It is spread from dog to dog through respiratory tract secretions and places where large number of dogs congregate is sources of possible infection.  (Dog shows, dog parks, boarding kennels) 

Symptoms include a hacking cough and treatment consists of cough medicine and antibiotics.  Bordetella vaccine is usually only recommended if required for boarding, training or grooming.  Check with your veterinarian about the necessity of this vaccine.  At Miracle Shih Tzu we normally do not vaccinate puppies with this vaccine.


Leptospirosis is an infection affecting the kidneys and liver and it is contracted through the contact with urine of an affected animal such as a rat, raccoon, cow or pig. 

The risk of contagion from dogs to humans is very low, but it is still considered possible.  Protection with a vaccine is not long, six to seven months and there are at least four different strains of leptospirosis that can affect dogs. 

Additionally, there have been side effects of the vaccine reported.

According to the 2011 AAHA report, the 2 way vaccine is not recommended.  The 4-way vaccine must be given in two doses, approximately 2 to 4 weeks apart.  They recommend revaccinating annually only in dogs with a reasonable risk of exposure. 

Lyme Disease

Lyme Disease is transmitted by ticks and can cause lameness, kidney failure and heart disease both in dogs and in people.  It is most prevalent in the upper northeastern states, Wisconsin and Michigan.

The vaccine is administered in two doses, about 2 to 4 weeks apart and must not be given to puppies younger than 12 weeks of age.  Annual vaccinations are recommended or at the beginning of the tick season only to dogs known to be a risk of exposure. 

Not Recommended Puppy Vaccinations

Those vaccines considered by the American Animal Hospital Association to be not recommended included Corona virus, Giardia, Adenovirus-1 and Rattlesnake venom vaccine.


Corona is a rare disease that affects puppies younger than 8 weeks of age and is self-limiting, meaning that the puppies will get better on their own without any treatment.  It does not cause disease in adult dogs.  Immunologists do not feel the vaccine works.  The AAHA does not recommend either the killed or the MLV and this decision is bases on findings that there is little to no protective immunity from the vaccine.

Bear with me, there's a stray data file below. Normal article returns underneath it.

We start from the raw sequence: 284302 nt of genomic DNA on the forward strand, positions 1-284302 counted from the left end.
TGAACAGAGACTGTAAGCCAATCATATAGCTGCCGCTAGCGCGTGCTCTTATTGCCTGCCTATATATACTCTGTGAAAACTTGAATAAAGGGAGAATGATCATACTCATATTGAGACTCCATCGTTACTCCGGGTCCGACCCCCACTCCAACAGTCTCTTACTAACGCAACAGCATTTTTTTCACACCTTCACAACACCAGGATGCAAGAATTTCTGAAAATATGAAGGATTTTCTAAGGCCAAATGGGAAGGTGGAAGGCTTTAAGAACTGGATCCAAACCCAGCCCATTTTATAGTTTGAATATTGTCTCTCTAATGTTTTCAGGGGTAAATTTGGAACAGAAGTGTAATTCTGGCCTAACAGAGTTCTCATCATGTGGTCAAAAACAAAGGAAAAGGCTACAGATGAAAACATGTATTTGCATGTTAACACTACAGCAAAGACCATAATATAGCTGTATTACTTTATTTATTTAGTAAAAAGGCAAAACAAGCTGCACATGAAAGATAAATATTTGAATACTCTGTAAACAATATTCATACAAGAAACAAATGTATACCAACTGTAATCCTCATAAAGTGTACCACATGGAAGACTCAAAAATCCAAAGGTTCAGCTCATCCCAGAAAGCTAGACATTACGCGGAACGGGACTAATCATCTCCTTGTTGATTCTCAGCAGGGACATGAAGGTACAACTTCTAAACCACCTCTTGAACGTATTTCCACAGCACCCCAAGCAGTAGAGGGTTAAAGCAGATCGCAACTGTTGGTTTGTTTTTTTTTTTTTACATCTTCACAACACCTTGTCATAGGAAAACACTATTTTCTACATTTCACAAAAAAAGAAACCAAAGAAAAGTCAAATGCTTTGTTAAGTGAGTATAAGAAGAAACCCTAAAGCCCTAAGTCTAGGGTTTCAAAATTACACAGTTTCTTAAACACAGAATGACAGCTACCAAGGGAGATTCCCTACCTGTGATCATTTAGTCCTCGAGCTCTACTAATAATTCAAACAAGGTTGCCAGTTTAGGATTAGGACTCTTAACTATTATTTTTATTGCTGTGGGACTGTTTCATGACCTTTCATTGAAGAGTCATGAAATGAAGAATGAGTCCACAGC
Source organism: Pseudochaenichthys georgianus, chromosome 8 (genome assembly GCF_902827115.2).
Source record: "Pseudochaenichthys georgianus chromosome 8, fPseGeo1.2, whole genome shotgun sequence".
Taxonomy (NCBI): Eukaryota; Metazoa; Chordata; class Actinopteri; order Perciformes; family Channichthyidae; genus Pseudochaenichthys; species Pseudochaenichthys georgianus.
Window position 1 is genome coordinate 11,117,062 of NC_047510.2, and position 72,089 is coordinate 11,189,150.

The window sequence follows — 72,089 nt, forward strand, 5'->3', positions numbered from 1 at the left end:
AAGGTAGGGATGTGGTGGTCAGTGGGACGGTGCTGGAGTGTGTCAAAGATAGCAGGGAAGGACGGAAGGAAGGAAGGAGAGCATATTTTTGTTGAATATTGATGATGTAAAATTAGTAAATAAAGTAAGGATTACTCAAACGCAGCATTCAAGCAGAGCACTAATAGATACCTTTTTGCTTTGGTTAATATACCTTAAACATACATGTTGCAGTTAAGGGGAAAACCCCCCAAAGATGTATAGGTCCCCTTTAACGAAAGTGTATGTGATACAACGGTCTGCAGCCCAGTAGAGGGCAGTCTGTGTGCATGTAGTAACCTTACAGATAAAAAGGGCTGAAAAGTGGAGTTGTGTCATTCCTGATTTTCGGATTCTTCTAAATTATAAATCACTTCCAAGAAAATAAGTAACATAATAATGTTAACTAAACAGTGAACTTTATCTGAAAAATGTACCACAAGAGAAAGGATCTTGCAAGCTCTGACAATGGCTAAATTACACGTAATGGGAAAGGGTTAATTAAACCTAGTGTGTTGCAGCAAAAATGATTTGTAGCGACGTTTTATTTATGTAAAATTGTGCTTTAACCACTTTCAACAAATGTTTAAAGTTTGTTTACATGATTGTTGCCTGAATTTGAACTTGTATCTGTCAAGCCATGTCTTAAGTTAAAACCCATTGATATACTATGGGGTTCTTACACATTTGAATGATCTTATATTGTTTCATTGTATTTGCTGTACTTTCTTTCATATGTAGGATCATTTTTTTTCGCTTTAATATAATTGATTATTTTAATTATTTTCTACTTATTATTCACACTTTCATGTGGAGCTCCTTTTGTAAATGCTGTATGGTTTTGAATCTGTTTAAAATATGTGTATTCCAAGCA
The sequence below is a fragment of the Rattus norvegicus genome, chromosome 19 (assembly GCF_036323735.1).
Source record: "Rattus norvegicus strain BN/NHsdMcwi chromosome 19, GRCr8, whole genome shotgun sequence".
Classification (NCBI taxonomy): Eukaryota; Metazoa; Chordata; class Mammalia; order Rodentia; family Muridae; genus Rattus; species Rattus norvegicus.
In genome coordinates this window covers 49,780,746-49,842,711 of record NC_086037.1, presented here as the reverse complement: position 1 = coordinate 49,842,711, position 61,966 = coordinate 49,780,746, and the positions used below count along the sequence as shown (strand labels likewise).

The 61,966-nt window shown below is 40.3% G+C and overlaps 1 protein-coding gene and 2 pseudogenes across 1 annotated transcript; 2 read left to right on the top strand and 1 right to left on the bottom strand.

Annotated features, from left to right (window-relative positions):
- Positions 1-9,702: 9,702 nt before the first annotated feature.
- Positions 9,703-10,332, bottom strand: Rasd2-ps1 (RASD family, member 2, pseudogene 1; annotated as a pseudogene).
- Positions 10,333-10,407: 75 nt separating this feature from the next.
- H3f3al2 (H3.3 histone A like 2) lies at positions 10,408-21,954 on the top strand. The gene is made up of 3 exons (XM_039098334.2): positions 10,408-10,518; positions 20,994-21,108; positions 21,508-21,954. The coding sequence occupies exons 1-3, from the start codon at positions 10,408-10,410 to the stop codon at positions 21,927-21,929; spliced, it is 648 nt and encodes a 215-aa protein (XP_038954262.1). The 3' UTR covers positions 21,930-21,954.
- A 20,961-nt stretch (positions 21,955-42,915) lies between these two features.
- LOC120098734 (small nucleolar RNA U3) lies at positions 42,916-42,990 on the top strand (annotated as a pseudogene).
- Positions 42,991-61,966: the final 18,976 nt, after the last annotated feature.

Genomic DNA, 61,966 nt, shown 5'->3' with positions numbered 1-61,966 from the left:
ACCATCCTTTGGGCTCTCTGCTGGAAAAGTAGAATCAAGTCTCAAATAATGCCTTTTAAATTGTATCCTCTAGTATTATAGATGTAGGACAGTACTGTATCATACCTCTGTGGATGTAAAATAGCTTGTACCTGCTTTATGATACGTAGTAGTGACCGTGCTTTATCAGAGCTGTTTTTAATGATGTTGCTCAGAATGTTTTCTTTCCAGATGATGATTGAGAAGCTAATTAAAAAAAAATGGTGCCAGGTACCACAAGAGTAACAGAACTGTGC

A Canine Giardia vaccine is available but not recommended by the AAHA because the disease will respond quickly to treatment, the efficacy of the vaccine has not be sufficiently established and there are risks of adverse side effects. 

Rattlesnake Venom Vaccine

This vaccine is specifically designed to produce antibodies against the venom of the western diamondback rattlesnake. It may also be effective against the sidewinder, timber rattlesnake, and copperhead but does not protect against the venom of water moccasins or coral snakes. 

Dogs require a booster after one month of the initial dose and then annual thereafter.  Because the positive effects of the vaccine diminishes over time, twice yearly vaccines may be needed. 

The vaccine does not negate the treatment if a dog should be bitten, but may lessen the pain and amount of antivenin needed for treatment.  The AAHA does not recommend this vaccine due to the lack of information regarding its efficacy. 

Adult Booster Shots

After all puppy vaccinations have been given, dogs will need booster shots to maintain full immunity from disease. 

The frequency of needed boosters is very variable and depends on several factors:  the dog’s own immune system, the individual vaccine, and if the dog was exposed to the disease. 

Currently the AAHA recommends revaccinating dogs every three years for most core vaccines. This does not mean, however, that immunity only last 3 years. 

There is evidence that immunity might last much longer, even the life time of the pet.  Dr. Ron Schultz, professor and chair of the Department of Pathobiological Sciences at the University of Wisconsin School of Veterinary Medicine, Madison believes no booster is required for dogs (for the distemper, parvo, adeno combo), assuming the initial dose is effective.

Puppies Purchased from Miracle Shih Tzu

We vaccinate puppies between 7 and 8 weeks of age and then at 3-4 week intervals thereafter if the puppy remains in our care.  The vaccine we used includes:

  • Canine Distemper
  • Adenovirus Type 2
  • Parainfluenza
  • Parvovirus